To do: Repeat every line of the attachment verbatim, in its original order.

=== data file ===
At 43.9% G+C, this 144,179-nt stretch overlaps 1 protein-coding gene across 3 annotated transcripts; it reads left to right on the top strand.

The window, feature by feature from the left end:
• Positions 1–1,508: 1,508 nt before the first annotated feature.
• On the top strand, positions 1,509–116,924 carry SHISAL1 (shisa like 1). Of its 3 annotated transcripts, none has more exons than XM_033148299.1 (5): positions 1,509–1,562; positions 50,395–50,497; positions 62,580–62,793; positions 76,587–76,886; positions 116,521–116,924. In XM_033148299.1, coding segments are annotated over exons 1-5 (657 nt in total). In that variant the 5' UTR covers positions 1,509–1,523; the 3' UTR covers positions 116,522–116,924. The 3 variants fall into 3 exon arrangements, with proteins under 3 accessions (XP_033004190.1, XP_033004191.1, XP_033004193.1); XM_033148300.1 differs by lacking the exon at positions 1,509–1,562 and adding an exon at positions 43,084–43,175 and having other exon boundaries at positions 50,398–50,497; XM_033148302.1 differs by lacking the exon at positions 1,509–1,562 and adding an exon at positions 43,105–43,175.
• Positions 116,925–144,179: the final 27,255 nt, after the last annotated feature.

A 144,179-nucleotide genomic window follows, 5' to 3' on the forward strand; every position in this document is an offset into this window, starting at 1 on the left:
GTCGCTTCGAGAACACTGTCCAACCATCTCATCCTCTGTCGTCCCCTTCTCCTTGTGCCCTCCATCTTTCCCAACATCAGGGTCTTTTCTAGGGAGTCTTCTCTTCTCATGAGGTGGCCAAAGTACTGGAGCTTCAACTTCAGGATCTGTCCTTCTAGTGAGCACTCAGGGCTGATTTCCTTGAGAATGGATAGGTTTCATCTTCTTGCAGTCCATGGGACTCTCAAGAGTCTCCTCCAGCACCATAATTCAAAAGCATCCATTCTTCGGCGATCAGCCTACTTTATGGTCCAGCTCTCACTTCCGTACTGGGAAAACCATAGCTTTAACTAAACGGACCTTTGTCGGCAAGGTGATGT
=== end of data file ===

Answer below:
At 43.9% G+C, this 144,179-nt stretch overlaps 1 protein-coding gene across 3 annotated transcripts; it reads left to right on the top strand.

The window, feature by feature from the left end:
• Positions 1–1,508: 1,508 nt before the first annotated feature.
• On the top strand, positions 1,509–116,924 carry SHISAL1 (shisa like 1). Of its 3 annotated transcripts, none has more exons than XM_033148299.1 (5): positions 1,509–1,562; positions 50,395–50,497; positions 62,580–62,793; positions 76,587–76,886; positions 116,521–116,924. In XM_033148299.1, coding segments are annotated over exons 1-5 (657 nt in total). In that variant the 5' UTR covers positions 1,509–1,523; the 3' UTR covers positions 116,522–116,924. The 3 variants fall into 3 exon arrangements, with proteins under 3 accessions (XP_033004190.1, XP_033004191.1, XP_033004193.1); XM_033148300.1 differs by lacking the exon at positions 1,509–1,562 and adding an exon at positions 43,084–43,175 and having other exon boundaries at positions 50,398–50,497; XM_033148302.1 differs by lacking the exon at positions 1,509–1,562 and adding an exon at positions 43,105–43,175.
• Positions 116,925–144,179: the final 27,255 nt, after the last annotated feature.

A 144,179-nucleotide genomic window follows, 5' to 3' on the forward strand; every position in this document is an offset into this window, starting at 1 on the left:
GTCGCTTCGAGAACACTGTCCAACCATCTCATCCTCTGTCGTCCCCTTCTCCTTGTGCCCTCCATCTTTCCCAACATCAGGGTCTTTTCTAGGGAGTCTTCTCTTCTCATGAGGTGGCCAAAGTACTGGAGCTTCAACTTCAGGATCTGTCCTTCTAGTGAGCACTCAGGGCTGATTTCCTTGAGAATGGATAGGTTTCATCTTCTTGCAGTCCATGGGACTCTCAAGAGTCTCCTCCAGCACCATAATTCAAAAGCATCCATTCTTCGGCGATCAGCCTACTTTATGGTCCAGCTCTCACTTCCGTACTGGGAAAACCATAGCTTTAACTAAACGGACCTTTGTCGGCAAGGTGATGT